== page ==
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Home » New chip-based frequency combs promise enhanced accuracy and broader applications

New chip-based frequency combs promise enhanced accuracy and broader applications

Chip-based known as , which measure the frequency of light waves with unparalleled precision, have revolutionized timekeeping, the detection of outside of our solar system and high-speed optical communication.

Now, scientists at the National Institute of Standards and Technology (NIST) and their collaborators have developed a new way of creating the combs that promises to boost their already exquisite accuracy and allow them to measure light over a range of frequencies that was previously inaccessible. The extended range will enable frequency combs to probe and other biological material.

The researchers describe their work in Nature . The team includes François Leo and his colleagues from the Université Libre de Bruxelles, , Julien Fatome of the Université de Bourgogne in Dijon, France, and scientists from the Joint Quantum Institute, a research partnership between NIST and the University of Maryland.

The new devices, which are fabricated on a small glass chip, operate in a fundamentally different way from previous chip-based frequency combs, also known as microcombs.

A frequency comb acts as a ruler for light. Just as the uniformly-spaced tick marks on an ordinary ruler measure the length of objects, the uniformly-spaced frequency spikes on a microcomb measure the oscillations, or frequencies, of light waves.

Researchers typically employ three elements to build a microcomb: a single laser, known as the pump laser; a tiny ring-shaped resonator, the most important element; and a miniature waveguide that transports light between the two. that is injected into the waveguide enters the resonator and races around the ring. By carefully adjusting the frequency of the laser, the light within the ring can become a soliton—a solitary wave that preserves its shape as it moves.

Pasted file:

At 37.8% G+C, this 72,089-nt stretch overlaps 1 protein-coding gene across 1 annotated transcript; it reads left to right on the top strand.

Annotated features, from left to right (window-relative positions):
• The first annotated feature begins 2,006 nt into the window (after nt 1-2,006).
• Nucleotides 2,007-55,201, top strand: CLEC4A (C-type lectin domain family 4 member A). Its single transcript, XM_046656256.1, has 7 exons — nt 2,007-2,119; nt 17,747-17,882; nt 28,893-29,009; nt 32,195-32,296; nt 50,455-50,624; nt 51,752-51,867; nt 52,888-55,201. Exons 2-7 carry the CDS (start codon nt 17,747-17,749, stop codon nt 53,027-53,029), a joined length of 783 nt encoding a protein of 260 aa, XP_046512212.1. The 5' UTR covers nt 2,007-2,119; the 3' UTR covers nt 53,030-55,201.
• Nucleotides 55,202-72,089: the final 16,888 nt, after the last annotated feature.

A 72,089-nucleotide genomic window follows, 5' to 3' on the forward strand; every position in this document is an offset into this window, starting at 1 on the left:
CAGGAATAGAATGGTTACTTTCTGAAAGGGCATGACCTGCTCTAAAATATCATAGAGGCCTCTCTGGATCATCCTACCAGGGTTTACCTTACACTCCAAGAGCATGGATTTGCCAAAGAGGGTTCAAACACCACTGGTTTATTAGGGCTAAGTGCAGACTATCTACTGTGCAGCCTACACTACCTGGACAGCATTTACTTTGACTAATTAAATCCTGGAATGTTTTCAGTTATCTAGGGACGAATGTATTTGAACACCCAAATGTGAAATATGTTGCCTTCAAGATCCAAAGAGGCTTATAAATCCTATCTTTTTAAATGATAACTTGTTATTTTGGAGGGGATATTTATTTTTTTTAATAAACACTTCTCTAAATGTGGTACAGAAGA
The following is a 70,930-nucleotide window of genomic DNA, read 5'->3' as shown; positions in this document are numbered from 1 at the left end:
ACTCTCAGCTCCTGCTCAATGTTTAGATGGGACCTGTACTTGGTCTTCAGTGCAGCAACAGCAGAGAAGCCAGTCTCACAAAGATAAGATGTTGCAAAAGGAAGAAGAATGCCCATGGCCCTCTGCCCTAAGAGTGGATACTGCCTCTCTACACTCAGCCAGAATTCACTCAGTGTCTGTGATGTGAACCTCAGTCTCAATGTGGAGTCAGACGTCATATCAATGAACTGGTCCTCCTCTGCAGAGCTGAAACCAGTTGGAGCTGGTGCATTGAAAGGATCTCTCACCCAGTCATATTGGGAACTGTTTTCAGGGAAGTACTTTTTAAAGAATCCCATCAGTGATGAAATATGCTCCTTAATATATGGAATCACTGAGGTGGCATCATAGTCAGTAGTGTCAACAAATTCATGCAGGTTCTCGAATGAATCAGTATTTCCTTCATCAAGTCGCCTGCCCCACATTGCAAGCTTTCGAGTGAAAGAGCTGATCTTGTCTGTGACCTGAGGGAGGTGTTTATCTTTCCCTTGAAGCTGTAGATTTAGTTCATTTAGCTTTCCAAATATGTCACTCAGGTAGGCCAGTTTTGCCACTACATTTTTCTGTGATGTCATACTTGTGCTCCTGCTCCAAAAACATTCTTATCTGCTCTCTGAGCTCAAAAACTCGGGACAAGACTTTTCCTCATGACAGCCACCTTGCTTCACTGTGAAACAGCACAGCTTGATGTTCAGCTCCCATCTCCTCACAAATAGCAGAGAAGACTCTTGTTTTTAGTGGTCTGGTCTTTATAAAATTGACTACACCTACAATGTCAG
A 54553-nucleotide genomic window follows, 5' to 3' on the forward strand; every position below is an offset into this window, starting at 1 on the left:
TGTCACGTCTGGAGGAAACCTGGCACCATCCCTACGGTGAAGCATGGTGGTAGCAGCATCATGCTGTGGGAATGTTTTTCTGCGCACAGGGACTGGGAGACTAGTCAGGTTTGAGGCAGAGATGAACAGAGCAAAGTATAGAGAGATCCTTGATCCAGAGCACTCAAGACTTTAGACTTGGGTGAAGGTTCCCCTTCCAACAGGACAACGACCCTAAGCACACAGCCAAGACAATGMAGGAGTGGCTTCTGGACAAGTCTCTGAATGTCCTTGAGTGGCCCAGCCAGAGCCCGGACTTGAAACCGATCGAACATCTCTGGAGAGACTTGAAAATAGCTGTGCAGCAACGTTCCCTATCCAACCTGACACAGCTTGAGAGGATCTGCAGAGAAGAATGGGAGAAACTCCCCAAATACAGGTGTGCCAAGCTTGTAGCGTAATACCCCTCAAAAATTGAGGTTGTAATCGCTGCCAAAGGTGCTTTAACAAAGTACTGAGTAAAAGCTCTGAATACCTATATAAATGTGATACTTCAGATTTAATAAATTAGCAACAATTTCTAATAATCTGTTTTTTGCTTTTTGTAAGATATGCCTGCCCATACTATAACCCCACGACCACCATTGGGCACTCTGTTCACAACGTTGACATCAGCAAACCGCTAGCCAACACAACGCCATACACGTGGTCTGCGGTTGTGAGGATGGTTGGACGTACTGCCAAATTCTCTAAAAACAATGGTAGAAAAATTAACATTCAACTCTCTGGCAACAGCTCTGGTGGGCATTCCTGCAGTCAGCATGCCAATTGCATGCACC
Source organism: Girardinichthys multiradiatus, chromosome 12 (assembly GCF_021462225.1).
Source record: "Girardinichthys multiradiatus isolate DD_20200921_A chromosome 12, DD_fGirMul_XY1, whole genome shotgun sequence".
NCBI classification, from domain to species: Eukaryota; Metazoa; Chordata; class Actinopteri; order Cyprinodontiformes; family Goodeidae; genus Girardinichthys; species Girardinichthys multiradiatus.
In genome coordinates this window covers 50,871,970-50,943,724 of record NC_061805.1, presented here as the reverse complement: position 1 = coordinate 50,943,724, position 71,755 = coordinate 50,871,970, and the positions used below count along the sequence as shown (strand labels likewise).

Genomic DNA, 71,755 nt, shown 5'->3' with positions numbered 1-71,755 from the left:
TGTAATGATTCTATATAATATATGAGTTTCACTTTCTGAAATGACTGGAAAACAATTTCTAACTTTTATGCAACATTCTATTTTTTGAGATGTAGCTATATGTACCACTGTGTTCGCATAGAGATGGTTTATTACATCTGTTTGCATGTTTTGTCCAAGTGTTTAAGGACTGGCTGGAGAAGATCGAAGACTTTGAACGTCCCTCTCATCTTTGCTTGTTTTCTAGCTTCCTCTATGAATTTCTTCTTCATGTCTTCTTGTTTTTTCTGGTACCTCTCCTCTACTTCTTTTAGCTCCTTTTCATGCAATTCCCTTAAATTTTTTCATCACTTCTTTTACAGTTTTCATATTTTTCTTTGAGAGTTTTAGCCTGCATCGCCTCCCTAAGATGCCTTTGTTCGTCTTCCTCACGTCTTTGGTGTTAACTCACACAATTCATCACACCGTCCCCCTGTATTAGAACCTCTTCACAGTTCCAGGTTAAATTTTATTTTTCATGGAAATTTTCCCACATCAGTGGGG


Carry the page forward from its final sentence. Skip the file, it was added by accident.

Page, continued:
Each time the soliton completes one round trip around the ring, a portion of the pulse splits off and enters the waveguide. Soon, an entire train of the narrow pulses–which resemble spikes–fills the waveguide, with each spike separated in time by the same fixed interval, the time it took for the soliton to complete one lap. The spikes correspond to a single set of evenly spaced frequencies and form the tick marks, or “teeth,” of the frequency comb.

This method of generating a microcomb, though effective, can only produce combs with a range of frequencies centered on the frequency of the pump laser. To overcome that limitation, NIST researchers Grégory Moille and Kartik Srinivasan, working with an international team of researchers led by Miro Erkintalo of the University of Auckland in New Zealand and the Dodd-Walls Centre for Photonic and Quantum Technologies, theoretically predicted and then experimentally demonstrated a new process for producing a soliton microcomb.

Instead of employing a single laser, the new method uses two pump lasers, each of which emits light at a different frequency. The complex interaction between the two frequencies produces a soliton whose central frequency lies exactly in between the two laser colors.

The method allows scientists to generate combs with novel properties in a frequency range that is no longer limited by pump lasers. By generating combs that span a different set of frequencies than the injected pump laser, the devices could, for example, allow scientists to study the composition of biological compounds.

Beyond this practical advantage, the physics that underlies this new type of microcomb, known as a parametrically-driven microcomb, may lead to other important advances. One example is a potential improvement in the noise associated with the individual teeth of the microcomb.

In a comb generated by a single laser, the pump laser directly sculpts only the central tooth. As a result, the teeth become wider the farther they lie from the center of the comb. That's not desirable, because wider teeth can't measure frequencies as precisely as narrower ones.

In the new comb system, the two pump lasers shape each tooth. According to theory, that should produce a set of teeth that are all equally narrow, improving the accuracy of measurements. The researchers are now testing whether this theoretical prediction holds true for the microcombs they have fabricated.

The two-laser system offers another potential advantage: It produces solitons that come in two varieties, which can be likened to having either a positive or negative sign. Whether a particular soliton is negative or positive is purely random because it arises from the quantum properties of the interaction between the two lasers.

This may enable the solitons to form a perfect random number generator, which plays a key role in creating secure cryptographic codes and in solving some statistical and quantum problems that would otherwise be impossible to solve with an ordinary, non-quantum computer.

Source: National Institute of Standards and Technology